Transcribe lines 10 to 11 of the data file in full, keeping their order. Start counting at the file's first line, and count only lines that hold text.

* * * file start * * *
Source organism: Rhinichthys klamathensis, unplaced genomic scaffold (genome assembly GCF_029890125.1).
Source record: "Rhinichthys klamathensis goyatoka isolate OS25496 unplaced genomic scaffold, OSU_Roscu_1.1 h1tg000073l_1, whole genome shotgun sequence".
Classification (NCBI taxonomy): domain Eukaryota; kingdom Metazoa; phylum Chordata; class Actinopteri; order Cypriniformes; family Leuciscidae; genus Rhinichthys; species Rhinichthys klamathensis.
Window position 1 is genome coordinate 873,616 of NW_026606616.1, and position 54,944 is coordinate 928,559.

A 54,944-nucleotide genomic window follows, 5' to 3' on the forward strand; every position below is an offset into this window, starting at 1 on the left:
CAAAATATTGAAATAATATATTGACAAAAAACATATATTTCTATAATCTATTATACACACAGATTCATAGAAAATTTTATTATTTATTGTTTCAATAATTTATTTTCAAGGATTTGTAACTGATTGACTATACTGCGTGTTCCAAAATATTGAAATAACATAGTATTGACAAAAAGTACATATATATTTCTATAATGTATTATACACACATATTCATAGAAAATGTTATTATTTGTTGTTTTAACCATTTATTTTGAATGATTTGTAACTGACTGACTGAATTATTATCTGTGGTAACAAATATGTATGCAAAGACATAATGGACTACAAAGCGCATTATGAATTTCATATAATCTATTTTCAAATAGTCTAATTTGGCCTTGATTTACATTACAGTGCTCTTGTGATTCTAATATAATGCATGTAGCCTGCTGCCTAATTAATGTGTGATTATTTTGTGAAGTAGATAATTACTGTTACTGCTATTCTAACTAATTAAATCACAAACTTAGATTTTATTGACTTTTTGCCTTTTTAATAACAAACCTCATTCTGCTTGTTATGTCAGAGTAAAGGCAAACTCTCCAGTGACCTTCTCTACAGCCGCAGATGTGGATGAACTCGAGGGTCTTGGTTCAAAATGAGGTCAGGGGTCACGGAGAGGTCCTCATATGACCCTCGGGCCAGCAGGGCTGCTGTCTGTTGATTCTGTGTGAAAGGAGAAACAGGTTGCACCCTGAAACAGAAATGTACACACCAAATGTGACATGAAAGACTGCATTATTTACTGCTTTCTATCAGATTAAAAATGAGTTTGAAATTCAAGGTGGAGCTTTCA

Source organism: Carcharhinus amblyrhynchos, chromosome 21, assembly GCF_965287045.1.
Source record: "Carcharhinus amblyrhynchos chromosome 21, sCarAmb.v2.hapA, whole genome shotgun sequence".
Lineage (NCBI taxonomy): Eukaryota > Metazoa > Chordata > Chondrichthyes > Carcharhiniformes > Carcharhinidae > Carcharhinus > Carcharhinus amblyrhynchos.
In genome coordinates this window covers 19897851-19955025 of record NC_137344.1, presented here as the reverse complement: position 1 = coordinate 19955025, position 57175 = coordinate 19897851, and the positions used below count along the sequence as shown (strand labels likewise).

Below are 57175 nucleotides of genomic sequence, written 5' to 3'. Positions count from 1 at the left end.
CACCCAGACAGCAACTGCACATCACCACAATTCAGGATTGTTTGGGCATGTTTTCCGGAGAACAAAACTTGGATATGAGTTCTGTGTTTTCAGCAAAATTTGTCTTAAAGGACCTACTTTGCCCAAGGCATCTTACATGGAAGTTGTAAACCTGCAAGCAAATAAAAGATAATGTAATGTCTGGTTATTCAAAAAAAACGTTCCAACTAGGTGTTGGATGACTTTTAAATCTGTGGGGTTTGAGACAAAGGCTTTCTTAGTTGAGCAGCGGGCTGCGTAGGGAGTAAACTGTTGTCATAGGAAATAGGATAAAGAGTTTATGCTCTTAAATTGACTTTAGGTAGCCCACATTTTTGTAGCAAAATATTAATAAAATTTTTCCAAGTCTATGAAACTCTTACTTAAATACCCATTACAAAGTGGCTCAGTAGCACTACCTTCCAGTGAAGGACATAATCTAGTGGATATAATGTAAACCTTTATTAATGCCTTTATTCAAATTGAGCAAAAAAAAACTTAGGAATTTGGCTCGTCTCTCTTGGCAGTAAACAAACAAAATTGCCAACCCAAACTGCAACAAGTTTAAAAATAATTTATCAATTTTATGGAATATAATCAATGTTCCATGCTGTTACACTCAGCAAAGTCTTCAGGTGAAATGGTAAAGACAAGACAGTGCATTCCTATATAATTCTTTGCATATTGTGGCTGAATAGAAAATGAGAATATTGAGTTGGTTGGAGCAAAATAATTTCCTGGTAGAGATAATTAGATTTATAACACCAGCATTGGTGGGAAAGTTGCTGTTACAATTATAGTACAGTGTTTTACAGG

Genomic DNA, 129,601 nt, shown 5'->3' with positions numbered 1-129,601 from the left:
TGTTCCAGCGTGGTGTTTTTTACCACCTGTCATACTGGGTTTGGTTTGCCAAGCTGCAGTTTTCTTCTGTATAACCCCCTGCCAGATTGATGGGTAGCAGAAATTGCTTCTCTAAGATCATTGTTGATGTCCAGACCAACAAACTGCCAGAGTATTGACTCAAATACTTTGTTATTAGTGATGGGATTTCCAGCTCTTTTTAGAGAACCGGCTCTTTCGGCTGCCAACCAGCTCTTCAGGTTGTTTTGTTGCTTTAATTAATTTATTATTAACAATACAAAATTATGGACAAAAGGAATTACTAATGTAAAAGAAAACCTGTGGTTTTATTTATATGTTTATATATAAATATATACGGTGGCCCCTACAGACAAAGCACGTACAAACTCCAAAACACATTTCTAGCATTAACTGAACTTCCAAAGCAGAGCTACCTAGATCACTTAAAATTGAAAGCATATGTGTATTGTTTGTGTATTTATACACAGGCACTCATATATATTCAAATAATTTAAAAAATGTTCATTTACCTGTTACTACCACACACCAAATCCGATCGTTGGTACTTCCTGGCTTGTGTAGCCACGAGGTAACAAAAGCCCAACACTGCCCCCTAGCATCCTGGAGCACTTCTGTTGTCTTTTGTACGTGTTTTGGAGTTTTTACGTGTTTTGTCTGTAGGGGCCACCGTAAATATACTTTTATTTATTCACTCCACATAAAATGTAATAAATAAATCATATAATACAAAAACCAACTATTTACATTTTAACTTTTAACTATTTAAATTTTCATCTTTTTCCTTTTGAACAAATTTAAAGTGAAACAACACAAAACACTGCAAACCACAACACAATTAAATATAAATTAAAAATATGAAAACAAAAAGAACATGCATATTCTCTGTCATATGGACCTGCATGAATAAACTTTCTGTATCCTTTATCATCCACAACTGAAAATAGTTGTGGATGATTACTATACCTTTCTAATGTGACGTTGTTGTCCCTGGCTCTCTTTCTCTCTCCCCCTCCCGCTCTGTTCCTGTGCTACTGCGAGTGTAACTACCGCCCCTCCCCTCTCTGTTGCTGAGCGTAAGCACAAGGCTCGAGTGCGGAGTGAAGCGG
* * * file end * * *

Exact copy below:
In genome coordinates this window covers 19897851-19955025 of record NC_137344.1, presented here as the reverse complement: position 1 = coordinate 19955025, position 57175 = coordinate 19897851, and the positions used below count along the sequence as shown (strand labels likewise).

Below are 57175 nucleotides of genomic sequence, written 5' to 3'. Positions count from 1 at the left end.